Written by Mike Verkaik/Elizabeth Bruxvoort
Two years ago I stopped teaching at Holland Christian High School (HC) to join Oceans Ministries. Since leaving I’ve maintained a relationship with the staff and students through occasional subbing, chapels, coaching track and leading teams of students to Beautiful Gate, Lesotho. Last week as I walked the halls at HC an English teacher stopped me to share a paper written by a senior on the track team named Elizabeth Bruxvoort.
After being asked to read writings by Frederick Buechner, she titled her paper
” The Grind after Grace”. While reading her paper, it became apparent she was telling part of my story, probably all of our stories as we strive to follow in the steps of Jesus. For the next two weeks, my hopes are you will be blessed and encouraged by excerpts from her paper, as she compares her grit in track and field to our walk with Jesus.
I remember the first time I cried because of a workout. It was thirty-three degrees and sleeting so hard you needed windshield wipers for your eyes. I stood at the start line for the 300, drowning in my rain soaked clothes and my bad attitude. Just an hour before, our meet had been cancelled due to bad weather and we’d all cheered.
“Not a chance he has us run in this,” a senior runner said, “It’d just be unhealthy.”
Confident we walked out of the locker room with short sleeves and high hopes of a warm, easy run inside. We’d enjoyed about two minutes of our wishful thinking before we were sent back in where we left our shorts and optimism behind. We waved goodbye to the school and walked reluctantly towards our outdoor workout.
Halfway through the workout everything was frozen but my legs, which burned. Our coach’s hand went down again signaling the start of yet another 300. I took off, pouring out everything I had, including my negative attitude. I heard my split again as I crossed the finish line. Slow. Again. I couldn’t’ breathe. I collapsed in a puddle, daring it to try to get me more wet and miserable than I already was.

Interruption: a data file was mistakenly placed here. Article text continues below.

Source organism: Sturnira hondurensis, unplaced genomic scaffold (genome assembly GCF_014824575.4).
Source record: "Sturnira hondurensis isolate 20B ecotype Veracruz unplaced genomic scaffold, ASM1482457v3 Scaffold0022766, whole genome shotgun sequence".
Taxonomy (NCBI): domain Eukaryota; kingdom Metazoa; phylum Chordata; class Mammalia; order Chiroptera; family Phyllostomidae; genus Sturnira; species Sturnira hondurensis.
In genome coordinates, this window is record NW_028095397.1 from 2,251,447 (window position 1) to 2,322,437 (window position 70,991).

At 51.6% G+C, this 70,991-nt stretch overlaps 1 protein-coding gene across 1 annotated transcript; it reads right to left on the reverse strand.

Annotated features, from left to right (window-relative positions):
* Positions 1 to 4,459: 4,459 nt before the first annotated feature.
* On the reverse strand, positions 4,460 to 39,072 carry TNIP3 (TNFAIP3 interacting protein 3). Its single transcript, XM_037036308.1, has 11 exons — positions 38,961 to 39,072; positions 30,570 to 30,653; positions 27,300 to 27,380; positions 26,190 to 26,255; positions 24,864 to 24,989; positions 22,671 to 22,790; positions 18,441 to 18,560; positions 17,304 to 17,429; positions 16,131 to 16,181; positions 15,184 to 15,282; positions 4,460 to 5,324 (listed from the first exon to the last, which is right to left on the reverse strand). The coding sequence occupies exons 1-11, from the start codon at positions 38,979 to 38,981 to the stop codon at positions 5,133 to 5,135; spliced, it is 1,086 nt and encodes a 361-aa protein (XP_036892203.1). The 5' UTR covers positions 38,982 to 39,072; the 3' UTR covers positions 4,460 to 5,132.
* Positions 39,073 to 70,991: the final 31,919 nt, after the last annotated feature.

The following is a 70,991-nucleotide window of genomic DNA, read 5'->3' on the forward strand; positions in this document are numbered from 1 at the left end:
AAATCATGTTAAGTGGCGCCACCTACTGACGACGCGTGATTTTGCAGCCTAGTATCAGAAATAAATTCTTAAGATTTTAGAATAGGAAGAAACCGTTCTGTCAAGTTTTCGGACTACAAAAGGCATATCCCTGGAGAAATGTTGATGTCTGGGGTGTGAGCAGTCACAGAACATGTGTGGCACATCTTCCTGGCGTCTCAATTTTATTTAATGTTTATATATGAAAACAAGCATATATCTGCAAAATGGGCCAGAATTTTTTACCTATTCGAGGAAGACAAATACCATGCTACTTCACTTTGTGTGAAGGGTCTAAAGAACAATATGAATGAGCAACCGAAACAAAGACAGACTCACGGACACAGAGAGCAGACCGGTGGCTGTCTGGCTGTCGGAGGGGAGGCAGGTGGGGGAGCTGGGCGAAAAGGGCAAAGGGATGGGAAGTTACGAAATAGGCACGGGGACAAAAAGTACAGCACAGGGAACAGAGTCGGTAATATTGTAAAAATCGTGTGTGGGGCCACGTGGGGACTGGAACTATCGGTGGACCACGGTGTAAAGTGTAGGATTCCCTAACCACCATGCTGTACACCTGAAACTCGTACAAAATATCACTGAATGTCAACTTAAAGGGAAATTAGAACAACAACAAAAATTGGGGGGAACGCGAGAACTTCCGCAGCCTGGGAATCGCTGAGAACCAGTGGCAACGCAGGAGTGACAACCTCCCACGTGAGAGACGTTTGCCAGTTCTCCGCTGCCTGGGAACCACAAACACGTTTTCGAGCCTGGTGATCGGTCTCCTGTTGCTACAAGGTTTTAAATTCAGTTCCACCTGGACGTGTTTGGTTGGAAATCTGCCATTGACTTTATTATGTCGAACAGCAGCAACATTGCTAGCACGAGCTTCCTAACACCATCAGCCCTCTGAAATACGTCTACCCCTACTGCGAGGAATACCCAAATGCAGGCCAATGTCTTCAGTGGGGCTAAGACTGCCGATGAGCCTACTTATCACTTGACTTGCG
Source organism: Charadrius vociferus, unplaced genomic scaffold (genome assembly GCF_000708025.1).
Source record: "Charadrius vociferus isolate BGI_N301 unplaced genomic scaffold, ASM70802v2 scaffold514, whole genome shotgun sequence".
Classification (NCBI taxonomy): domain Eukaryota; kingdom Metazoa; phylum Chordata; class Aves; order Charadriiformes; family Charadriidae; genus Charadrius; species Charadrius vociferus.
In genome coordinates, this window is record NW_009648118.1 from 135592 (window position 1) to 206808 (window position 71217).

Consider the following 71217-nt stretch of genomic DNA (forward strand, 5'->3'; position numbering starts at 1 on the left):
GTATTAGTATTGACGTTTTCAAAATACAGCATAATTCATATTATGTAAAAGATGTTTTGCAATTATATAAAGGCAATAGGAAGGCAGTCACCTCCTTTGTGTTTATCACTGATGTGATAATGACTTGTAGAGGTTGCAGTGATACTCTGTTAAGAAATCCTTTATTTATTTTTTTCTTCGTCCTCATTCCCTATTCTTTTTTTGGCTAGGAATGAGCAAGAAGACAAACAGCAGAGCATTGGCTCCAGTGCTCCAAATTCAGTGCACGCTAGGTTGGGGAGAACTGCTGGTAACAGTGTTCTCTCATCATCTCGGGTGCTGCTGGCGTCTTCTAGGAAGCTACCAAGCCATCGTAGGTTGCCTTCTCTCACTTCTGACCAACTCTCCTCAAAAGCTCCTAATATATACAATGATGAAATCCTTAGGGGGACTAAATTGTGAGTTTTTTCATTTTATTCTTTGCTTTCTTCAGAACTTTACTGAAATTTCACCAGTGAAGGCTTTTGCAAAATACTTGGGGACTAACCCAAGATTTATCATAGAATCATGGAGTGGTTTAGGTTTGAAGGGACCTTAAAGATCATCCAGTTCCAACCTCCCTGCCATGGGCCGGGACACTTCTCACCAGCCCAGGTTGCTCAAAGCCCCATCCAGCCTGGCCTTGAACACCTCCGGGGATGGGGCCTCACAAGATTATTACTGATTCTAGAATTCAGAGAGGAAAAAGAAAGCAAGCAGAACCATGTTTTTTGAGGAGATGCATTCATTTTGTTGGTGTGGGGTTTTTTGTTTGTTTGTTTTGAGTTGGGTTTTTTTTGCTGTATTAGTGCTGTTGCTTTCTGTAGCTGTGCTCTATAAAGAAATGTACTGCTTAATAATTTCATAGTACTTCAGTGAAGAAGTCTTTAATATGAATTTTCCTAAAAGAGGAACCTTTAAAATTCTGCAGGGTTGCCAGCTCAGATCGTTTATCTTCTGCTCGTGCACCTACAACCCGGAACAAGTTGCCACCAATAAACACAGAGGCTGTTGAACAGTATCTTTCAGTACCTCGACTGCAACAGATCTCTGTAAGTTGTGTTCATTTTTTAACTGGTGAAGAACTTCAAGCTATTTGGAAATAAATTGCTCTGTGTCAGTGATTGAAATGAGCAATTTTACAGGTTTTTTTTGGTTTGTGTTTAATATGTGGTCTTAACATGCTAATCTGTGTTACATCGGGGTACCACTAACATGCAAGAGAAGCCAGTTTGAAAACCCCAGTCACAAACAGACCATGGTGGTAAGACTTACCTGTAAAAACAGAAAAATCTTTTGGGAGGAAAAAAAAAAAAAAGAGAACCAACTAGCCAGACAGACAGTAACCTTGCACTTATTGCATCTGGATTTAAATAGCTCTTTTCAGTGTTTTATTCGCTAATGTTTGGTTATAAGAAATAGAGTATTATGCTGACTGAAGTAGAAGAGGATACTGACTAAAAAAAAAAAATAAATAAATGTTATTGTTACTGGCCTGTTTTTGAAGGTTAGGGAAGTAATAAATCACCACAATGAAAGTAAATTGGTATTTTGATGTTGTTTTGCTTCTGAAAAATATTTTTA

Today was supposed to be easy, chanted the chorus in my head as my throat tightened and I fought back tears.
It was supposed to be easy. It was supposed to be easy. I felt cheated.
In some ways this year, I’ve felt cheated at HC. I’m not sure when exactly, but somewhere along the line I was led to believe it would be easy – a relationship with Jesus, that is. I’m positive no one explicitly said that from the chapel stage or in one of my Bible classes. … No one ever lied to me or intentionally led me astray. Instead, I believe my not-so-uncommon misconception was created by a culture that tries to make a relationship with Jesus sound appealing by making it sound simple. They do this by focusing on a very true, very beautiful reality of a relationship with Jesus, which is grace. But it’s time to stop pretending that grace is the goal. God’s gift of grace is designed to be our condition not our ambition.
We are all in desperate dependence on grace. We will never outgrow our need for grace since “nothing human’s not a broth of false and true” (Buechner 31) St. Godric understood his reliance on God’s grace, but he also understood that this reliance was not the sum of their relationship. Grace does not make us a saint.
The gift of grace is open to anyone, but not everyone goes down in history as a saint. Grace is the reality that equips us for the race, but it doesn’t necessarily give us the courage to continue after chasing our call. Sinners are saved by grace, but saints are shaped by grit.
As a middle distance runner, I’d like to think I know a thing or two about grit. The first thing I know is this: grit does not look glamorous. Grit is needed more often in seasons of failure than seasons of flourishing. Grit is what gets me out of bed before the sun rises on summer vacation to get in an eight-mile run before it hits eighty. Grit is what drives me to the finish line, even after the race has gotten messy. Grit will do the same for all of us who dare to believe that we have what it takes to become the saints God has called us to be.
A relationship with God was not intended to be simple, but satisfying.